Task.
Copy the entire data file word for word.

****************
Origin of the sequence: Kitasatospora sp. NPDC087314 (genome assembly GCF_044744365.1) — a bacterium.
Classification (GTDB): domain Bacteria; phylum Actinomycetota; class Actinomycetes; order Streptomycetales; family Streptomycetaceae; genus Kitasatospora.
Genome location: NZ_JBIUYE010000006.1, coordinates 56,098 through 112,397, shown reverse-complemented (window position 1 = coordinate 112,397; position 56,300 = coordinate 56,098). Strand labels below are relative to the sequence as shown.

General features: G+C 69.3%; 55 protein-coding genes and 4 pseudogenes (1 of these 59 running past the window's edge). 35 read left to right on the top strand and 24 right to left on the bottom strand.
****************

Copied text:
Origin of the sequence: Kitasatospora sp. NPDC087314 (genome assembly GCF_044744365.1) — a bacterium.
Classification (GTDB): domain Bacteria; phylum Actinomycetota; class Actinomycetes; order Streptomycetales; family Streptomycetaceae; genus Kitasatospora.
Genome location: NZ_JBIUYE010000006.1, coordinates 56,098 through 112,397, shown reverse-complemented (window position 1 = coordinate 112,397; position 56,300 = coordinate 56,098). Strand labels below are relative to the sequence as shown.

General features: G+C 69.3%; 55 protein-coding genes and 4 pseudogenes (1 of these 59 running past the window's edge). 35 read left to right on the top strand and 24 right to left on the bottom strand.